|Rafael Perez pitched|
four innings for
Triple A Rochester
before being released.
He had shoulder surgery in 2012, and Cleveland let him go during the offseason. The Twins took a flier on him as spring training camps opened on the strength of a bullpen session, but once he was actually in camp their assessment of his current ability clearly diminished. He never threw a pitch in a spring training game and hadn't even joined a minor league team until this month.
It's hardly worth criticizing the Twins for this episode; it was a minor league deal, a small investment that didn't pan out. This is unlike the Tsuyoshi Nishioka signing, which gave reason to wonder if there's a disconnect between the scouts and the major league staff.
Still, it was a curious sequence of events. When the Twins signed Perez, they talked about stretching him out as a rotation candidate. As it turned out, he couldn't stretch out sufficiently to claim the lefty specialist role he was accustomed to with the Indians. The scouts saw something the coaching staff didn't see. Or maybe they were just throwing something against the wall to see if it stuck.
Perez wound up pitching four innings in Triple A — four innings in which he walked three men, struck out two and allowed one run, on a homer.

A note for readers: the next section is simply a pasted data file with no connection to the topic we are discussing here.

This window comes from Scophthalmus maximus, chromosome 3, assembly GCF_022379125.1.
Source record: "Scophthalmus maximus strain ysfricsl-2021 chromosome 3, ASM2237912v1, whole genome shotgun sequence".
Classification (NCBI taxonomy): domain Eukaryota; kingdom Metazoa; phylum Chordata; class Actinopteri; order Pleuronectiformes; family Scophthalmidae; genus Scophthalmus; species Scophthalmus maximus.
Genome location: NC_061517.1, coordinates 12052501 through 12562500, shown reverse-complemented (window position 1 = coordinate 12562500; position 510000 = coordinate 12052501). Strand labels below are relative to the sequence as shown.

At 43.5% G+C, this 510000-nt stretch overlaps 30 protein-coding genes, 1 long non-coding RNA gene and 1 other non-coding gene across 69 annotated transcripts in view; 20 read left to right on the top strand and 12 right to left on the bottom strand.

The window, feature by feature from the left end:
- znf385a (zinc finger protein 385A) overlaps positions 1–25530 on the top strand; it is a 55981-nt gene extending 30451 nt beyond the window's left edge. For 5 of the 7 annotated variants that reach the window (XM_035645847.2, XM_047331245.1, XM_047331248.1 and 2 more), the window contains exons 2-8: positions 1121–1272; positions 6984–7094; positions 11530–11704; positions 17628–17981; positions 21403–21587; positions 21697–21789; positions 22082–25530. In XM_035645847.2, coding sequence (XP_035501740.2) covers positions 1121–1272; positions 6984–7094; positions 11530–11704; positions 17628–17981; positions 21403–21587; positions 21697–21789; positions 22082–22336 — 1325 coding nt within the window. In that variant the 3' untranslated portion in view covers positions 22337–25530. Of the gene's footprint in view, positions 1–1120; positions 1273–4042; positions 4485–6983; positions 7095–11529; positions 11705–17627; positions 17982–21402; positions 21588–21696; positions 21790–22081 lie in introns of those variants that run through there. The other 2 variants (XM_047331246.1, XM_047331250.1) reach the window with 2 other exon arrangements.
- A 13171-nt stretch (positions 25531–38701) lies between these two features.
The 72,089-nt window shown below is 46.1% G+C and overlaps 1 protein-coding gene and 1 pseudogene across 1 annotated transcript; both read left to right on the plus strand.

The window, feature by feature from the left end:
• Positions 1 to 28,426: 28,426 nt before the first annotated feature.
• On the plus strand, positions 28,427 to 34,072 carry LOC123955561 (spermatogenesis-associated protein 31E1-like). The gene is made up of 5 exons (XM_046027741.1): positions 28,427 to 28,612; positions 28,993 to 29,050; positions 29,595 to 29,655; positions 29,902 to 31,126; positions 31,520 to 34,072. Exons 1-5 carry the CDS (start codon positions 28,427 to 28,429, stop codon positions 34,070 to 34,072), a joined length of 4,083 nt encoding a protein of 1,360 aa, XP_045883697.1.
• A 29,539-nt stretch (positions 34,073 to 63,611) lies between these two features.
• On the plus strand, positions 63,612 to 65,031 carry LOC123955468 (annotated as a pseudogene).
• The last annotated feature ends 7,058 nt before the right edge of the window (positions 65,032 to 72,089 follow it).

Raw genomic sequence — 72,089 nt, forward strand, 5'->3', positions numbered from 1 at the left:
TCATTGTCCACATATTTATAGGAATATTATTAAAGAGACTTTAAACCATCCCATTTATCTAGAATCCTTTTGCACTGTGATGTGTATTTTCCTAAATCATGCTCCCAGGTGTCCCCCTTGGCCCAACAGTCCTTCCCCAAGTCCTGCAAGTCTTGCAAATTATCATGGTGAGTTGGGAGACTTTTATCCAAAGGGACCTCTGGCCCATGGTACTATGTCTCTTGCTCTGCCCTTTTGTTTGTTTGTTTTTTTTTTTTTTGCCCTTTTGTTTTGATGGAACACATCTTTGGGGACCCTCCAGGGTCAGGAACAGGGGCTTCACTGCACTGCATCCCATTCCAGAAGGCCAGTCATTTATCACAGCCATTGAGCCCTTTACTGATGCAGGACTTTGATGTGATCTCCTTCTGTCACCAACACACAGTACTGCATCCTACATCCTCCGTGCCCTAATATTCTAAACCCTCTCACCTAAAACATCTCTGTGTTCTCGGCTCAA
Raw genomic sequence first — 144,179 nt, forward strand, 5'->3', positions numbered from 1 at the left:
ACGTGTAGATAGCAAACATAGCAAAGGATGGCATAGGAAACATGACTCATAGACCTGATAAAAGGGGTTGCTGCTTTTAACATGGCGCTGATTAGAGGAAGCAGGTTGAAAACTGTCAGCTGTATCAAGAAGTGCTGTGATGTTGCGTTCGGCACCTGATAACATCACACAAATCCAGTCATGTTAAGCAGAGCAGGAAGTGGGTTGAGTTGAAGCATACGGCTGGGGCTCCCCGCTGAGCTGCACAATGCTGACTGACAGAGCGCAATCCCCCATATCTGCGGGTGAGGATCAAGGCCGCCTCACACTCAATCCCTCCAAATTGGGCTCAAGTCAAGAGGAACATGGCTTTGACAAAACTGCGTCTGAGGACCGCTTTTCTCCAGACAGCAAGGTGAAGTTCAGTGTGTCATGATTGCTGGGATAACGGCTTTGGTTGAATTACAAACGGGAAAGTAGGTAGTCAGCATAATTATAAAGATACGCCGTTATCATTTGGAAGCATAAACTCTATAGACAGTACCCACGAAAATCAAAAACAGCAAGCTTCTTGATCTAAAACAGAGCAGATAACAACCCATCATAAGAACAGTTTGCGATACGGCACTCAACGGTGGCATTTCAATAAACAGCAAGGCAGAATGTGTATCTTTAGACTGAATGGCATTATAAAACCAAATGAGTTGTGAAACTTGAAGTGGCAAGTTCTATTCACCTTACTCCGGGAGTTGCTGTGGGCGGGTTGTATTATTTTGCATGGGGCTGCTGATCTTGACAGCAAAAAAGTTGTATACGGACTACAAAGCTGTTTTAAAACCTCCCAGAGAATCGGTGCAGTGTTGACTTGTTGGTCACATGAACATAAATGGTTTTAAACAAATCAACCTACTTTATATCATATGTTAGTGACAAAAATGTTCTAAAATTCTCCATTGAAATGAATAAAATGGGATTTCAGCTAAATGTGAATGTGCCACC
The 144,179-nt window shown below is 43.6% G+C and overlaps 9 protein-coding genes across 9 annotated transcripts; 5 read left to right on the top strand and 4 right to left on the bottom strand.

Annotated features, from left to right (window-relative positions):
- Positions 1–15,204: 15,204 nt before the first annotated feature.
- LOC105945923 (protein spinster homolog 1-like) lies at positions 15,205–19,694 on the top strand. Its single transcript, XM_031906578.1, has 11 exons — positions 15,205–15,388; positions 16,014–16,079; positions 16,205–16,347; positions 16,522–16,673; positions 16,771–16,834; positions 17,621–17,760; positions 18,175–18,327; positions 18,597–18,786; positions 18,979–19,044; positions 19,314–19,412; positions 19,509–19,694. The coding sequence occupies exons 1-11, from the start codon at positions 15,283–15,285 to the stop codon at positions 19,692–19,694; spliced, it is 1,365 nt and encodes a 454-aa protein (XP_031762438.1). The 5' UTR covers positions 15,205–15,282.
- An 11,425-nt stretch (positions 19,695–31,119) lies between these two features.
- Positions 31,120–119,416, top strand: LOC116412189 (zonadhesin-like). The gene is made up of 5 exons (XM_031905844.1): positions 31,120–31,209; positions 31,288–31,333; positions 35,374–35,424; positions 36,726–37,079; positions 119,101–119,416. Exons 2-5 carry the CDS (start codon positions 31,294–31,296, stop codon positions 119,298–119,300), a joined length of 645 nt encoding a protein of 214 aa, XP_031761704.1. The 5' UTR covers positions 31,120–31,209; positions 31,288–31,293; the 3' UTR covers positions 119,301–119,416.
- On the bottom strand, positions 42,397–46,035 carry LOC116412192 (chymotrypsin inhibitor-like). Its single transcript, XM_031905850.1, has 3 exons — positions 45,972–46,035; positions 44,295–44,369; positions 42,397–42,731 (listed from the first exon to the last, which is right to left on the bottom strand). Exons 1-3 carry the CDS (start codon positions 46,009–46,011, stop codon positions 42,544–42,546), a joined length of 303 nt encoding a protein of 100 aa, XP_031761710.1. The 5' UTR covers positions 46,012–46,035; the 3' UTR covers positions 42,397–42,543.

He had an out clause in his deal — if not on the major league roster by May 1 he could elect free agency — and he waived that clause at the start of the month, but perhaps he and/or his agent think there's an opportunity elsewhere.
A more significant investment gone sour — Alex Wimmers, the Twins' first-round draft pick in 2010 —took a step forward Friday with his first mound work since his ligament replacement surgery last summer.
Wimmers threw all of five innings last season, and it remains to be seen if he sees any action in the minors in 2013.
He was seen at draft time in 2010 as a high-floor, low-ceiling prospect; one of the attractions with him was the sense that he was nearly major-league ready. But nothing as worked out for him so far, and the floor has proven to be far lower than anticipated.
Wimmers has thrown 62 minor league innings since signing. The Twins have enough invested in him to keep trying, but he's not the pitcher they drafted out of Ohio State, and he may never be that pitcher again.
|Tim Wood threw|
eight innings for
being shut down.
Bullpen candidate Tim Wood, who is on the 40-man roster, was shut down a few days before his rehab assignment was to expire early this week. An MRI on his balky shoulder was reportedly clean, but there's still clearly an issue of some sort and he's seeking a second opinion.
Not long ago I was wondering how, or if, the Twins would find room for him in the major league bullpen. He didn't make it that far.
Another example of the truth behind the claim that you never have enough pitchers.